Google Sparks New Moon Race with $20 Million Prize
University students and private companies are racing to build the first private spacecraft to land on the moon. Google and the X Prize Foundation are offering $20 million to the winner.
What's the Latest Development?
Google has teamed up with the X Prize Foundation to offer a $20 million prize to the first private organization to land a spacecraft on the moon, move it 500 meters and send video back to Earth as proof. "The first to register for the competition was Odyssey Moon Limited, which is Richard Branson's partner in bidding for NASA contracts to carry scientific apparatus around the Earth." Perhaps the strangest design comes from Team Puli in Hungary, whose craft looks like a sea urchin and uses many pipe 'feet' to move around. To keep the pressure up, the prize must be claimed in the next three years.
What's the Big Idea?
The competition is offering a further $10 million prize for accomplishing more complex tasks, including travelling at night (when there is no sun to power solar cells), finding ice or landing next to an old NASA Apollo lander (this last task has upset some who want to preserve the condition of the historic moon landing sites). The competition itself is evidence of a sea change in space exploration, which will be increasingly given over to the private sector in the years ahead. Commentators said the private crafts look much less sturdy than NASA technology, but that their purpose—simply moving 500 meters—is less demanding.
Photo credit: shutterstock.com
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It's one of the most consistent patterns in the unviverse. What causes it?
- Spinning discs are everywhere – just look at our solar system, the rings of Saturn, and all the spiral galaxies in the universe.
- Spinning discs are the result of two things: The force of gravity and a phenomenon in physics called the conservation of angular momentum.
- Gravity brings matter together; the closer the matter gets, the more it accelerates – much like an ice skater who spins faster and faster the closer their arms get to their body. Then, this spinning cloud collapses due to up and down and diagonal collisions that cancel each other out until the only motion they have in common is the spin – and voila: A flat disc.
It turns out, that tattoo ink can travel throughout your body and settle in lymph nodes.
In the slightly macabre experiment to find out where tattoo ink travels to in the body, French and German researchers recently used synchrotron X-ray fluorescence in four "inked" human cadavers — as well as one without. The results of their 2017 study? Some of the tattoo ink apparently settled in lymph nodes.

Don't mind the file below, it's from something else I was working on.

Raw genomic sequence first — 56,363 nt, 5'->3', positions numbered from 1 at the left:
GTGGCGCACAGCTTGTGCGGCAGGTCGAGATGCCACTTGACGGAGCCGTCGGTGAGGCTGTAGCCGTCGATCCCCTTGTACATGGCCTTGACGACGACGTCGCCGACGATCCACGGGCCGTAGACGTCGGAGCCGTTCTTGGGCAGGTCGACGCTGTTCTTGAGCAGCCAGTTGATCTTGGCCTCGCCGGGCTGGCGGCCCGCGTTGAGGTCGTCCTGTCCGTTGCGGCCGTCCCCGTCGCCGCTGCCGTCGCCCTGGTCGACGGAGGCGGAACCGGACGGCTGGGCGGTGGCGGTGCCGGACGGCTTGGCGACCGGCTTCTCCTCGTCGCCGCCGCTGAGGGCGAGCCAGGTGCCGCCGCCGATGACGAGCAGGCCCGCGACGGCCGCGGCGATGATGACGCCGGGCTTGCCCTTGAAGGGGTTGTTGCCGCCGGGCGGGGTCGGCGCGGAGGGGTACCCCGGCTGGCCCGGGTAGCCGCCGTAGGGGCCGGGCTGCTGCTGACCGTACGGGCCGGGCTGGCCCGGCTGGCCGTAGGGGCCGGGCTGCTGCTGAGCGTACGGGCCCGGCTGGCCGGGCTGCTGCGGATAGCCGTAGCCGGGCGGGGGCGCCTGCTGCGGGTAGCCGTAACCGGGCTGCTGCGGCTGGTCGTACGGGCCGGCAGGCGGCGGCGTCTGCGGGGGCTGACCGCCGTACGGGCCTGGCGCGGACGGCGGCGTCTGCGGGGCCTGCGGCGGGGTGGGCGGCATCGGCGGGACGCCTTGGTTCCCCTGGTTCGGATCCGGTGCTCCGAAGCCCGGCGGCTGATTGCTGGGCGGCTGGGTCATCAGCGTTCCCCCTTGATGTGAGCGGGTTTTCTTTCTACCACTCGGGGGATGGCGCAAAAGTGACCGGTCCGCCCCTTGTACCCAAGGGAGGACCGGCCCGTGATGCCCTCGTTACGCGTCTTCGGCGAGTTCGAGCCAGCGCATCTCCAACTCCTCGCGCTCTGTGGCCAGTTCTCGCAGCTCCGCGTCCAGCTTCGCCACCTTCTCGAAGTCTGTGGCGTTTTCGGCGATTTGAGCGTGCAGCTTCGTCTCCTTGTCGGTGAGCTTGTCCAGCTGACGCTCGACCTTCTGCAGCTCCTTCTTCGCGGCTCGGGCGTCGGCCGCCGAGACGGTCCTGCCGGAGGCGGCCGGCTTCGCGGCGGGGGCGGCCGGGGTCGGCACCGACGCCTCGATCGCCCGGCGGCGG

Image from the study.
As the authors explain in the study — they hail from Ludwig Maximilian University of Munich, the European Synchrotron Radiation Facility, and the German Federal Institute for Risk Assessment — it would have been unethical to test this on live animals since those creatures would not be able to give permission to be tattooed.
Because of the prevalence of tattoos these days, the researchers wanted to find out if the ink could be harmful in some way.
"The increasing prevalence of tattoos provoked safety concerns with respect to particle distribution and effects inside the human body," they write.
It works like this: Since lymph nodes filter lymph, which is the fluid that carries white blood cells throughout the body in an effort to fight infections that are encountered, that is where some of the ink particles collect.
Image by authors of the study.
Titanium dioxide appears to be the thing that travels. It's a white tattoo ink pigment that's mixed with other colors all the time to control shades.
The study's authors will keep working on this in the meantime.
“In future experiments we will also look into the pigment and heavy metal burden of other, more distant internal organs and tissues in order to track any possible bio-distribution of tattoo ink ingredients throughout the body. The outcome of these investigations not only will be helpful in the assessment of the health risks associated with tattooing but also in the judgment of other exposures such as, e.g., the entrance of TiO2 nanoparticles present in cosmetics at the site of damaged skin."
Do you have a magnetic compass in your head?
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